STEVE INSKEEP, HOST:
We are also following a subtler story of economic devastation, even with all the news about unemployment in Europe, this next number is hard to absorb. In Italy, among younger people, the jobless rate us close to 40 percent. The government is focused on the middle-aged and the elderly leaving little room it seems for their kids
Here's NPR's Sylvia Poggioli.
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SYLVIA POGGIOLI, BYLINE: Shots rang out outside the prime minister's office the day Italy's new government was sworn in. The gunman, a middle-aged unemployed construction worker, injured two policemen, one seriously.
It was an isolated incident by a middle-aged man, but political analyst James Walston says it symbolizes a growing social malaise.
JAMES WALSTON: The desperation is tangible in the country, lots of young people who have never had a job, there are other young people who the best that they can have is a temporary job, so you have people in the 30s whose parents were forming families, paying mortgages on houses, having children, these people can't do that.
POGGIOLI: The latest official youth unemployment figure is 38.4 percent - close to three million in a population of 60 million. In addition, three and a half million young people have low-paying temporary contracts, another two and a half million are known by the acronym NEETS - not in education, employment or training.
Many analysts blame an educational system that's out of step with the times, offering no counseling or job market training. Business reporter Stefano Feltri points to an entrenched cultural snobbery that attributes higher social status to liberal arts than to science.
STEFANO FELTRI: Physics, math is something very strange, not very respectable. It's better to study literature, or law, or communications or political science.
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POGGIOLI: Thirty-year-old Maria Rita Maltese studied cinematography at Rome University. She's been looking for a job for several years. But she considers herself lucky because she actually worked briefly editing videos. Her best friend, with a master in journalism, has worked only as a salesperson. Maltese says no one in Italy wants to give young people a chance.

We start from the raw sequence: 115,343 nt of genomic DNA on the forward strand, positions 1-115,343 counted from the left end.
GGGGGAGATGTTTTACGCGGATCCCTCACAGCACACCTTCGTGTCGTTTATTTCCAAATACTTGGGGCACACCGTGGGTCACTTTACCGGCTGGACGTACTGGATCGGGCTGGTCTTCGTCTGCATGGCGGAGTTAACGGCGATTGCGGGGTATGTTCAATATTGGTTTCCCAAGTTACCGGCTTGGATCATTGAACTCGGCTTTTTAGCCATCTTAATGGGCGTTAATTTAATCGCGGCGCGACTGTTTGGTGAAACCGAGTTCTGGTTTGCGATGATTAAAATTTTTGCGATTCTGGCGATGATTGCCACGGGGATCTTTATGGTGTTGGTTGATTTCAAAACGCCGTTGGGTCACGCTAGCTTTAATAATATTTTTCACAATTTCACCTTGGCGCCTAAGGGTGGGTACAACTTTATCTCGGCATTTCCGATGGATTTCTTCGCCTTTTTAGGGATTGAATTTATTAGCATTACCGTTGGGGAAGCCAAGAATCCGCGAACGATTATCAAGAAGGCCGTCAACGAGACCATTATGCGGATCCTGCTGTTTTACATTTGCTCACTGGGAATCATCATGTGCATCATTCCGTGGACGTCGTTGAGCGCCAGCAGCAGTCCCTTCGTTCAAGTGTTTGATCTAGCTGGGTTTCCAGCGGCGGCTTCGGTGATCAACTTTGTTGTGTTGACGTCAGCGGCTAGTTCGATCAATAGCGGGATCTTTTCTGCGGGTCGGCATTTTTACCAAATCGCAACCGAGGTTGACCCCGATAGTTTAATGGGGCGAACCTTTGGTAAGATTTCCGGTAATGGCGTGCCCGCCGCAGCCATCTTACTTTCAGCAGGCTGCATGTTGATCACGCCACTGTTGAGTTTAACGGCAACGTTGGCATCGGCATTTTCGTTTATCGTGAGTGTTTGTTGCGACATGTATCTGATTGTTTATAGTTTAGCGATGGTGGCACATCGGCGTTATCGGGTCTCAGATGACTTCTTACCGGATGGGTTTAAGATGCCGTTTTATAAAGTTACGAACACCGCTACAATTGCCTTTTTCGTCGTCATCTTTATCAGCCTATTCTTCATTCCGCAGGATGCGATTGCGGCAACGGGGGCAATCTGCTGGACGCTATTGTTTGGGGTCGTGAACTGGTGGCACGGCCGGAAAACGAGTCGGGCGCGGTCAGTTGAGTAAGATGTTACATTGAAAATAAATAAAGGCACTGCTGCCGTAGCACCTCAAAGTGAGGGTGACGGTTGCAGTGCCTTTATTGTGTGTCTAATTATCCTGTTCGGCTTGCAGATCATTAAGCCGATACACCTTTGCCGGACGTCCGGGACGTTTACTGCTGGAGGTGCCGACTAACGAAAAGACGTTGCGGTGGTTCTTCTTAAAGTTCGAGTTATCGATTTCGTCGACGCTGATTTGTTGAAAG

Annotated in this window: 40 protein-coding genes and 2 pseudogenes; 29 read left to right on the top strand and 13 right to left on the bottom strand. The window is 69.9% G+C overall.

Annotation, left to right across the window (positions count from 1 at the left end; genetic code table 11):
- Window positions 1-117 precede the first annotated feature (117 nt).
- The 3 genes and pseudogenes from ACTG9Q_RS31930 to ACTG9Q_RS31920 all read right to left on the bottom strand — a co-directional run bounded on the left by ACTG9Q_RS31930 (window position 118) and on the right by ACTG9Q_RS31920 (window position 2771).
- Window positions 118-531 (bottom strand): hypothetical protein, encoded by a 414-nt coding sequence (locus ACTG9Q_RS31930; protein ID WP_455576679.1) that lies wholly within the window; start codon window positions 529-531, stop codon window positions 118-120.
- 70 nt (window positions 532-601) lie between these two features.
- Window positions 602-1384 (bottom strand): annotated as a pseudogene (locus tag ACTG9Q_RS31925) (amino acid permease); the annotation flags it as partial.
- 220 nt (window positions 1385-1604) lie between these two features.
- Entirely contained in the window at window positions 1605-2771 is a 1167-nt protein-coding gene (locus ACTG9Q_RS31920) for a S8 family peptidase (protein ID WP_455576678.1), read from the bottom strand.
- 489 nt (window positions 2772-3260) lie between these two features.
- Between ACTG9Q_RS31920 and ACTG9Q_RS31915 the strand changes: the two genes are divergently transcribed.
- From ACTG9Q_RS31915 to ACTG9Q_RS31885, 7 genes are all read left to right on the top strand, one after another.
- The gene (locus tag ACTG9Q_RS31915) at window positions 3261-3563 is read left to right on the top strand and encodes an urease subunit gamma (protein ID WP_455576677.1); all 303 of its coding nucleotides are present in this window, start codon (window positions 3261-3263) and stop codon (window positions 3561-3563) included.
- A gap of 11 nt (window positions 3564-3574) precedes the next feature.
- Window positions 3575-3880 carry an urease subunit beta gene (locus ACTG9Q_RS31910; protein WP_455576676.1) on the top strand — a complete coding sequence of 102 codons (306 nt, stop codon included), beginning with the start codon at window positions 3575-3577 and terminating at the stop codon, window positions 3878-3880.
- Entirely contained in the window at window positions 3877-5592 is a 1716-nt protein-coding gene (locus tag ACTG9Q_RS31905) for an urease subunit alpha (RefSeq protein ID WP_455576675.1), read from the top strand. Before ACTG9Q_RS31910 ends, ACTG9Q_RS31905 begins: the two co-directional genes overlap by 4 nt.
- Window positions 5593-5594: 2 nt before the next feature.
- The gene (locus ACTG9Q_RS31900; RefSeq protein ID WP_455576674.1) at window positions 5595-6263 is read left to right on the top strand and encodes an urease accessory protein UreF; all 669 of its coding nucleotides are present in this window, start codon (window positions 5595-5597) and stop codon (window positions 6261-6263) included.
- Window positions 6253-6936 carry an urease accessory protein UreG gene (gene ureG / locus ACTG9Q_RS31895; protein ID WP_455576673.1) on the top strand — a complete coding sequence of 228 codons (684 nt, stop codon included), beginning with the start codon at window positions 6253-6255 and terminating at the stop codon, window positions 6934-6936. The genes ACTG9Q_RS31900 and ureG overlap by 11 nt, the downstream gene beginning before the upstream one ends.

MARIA RITA MALTESE: (Through Translator) Employers see a young person as someone to exploit, the younger and less experience the better. They create fewer problems. Since I've actually had some work experience, they see me as troublemaker.
POGGIOLI: Like many her age, Maltese acknowledges she may have chosen the wrong field of study. And she shows an ironic streak.
MALTESE: (Through Translator) My high school philosophy teacher used to tell us, you'll be part of the future ruling class.
MALTESE: I'd like ask her, what ruling class?
POGGIOLI: Many young Italians are now convinced a university degree is useless - only 20 percent of those enrolled complete their studies. Universities are losing students in the tens of thousands every year.
Demographer Stefano Rosina says the Italian welfare system has always been skewed toward the middle aged and elderly, leaving Italian youths with no political or trade union representation.
STEFANO ROSINA: (Through Translator) Their electoral weight is very light, and government investment in young people is very little, so the only help they get is from family. This leads to a system where young people remain passively dependent on their parents.
POGGIOLI: Italy already has one of the lowest birth rates in the world - deaths outnumber births - and one of the world's highest numbers of pensioners, which means the lion's share of the welfare budget goes to the elderly. The brain drain of young Italians leaving for better opportunities abroad over the last several years is estimated at about two million. The exodus covers all classes and educational levels, from unskilled to Ph.D.s.
The biggest challenge ahead is a demographic implosion - the numbers of elderly are increasing while the number of young decrease. Italy is less and less a country of or for young people.
Sylvia Poggioli, NPR News, Rome.
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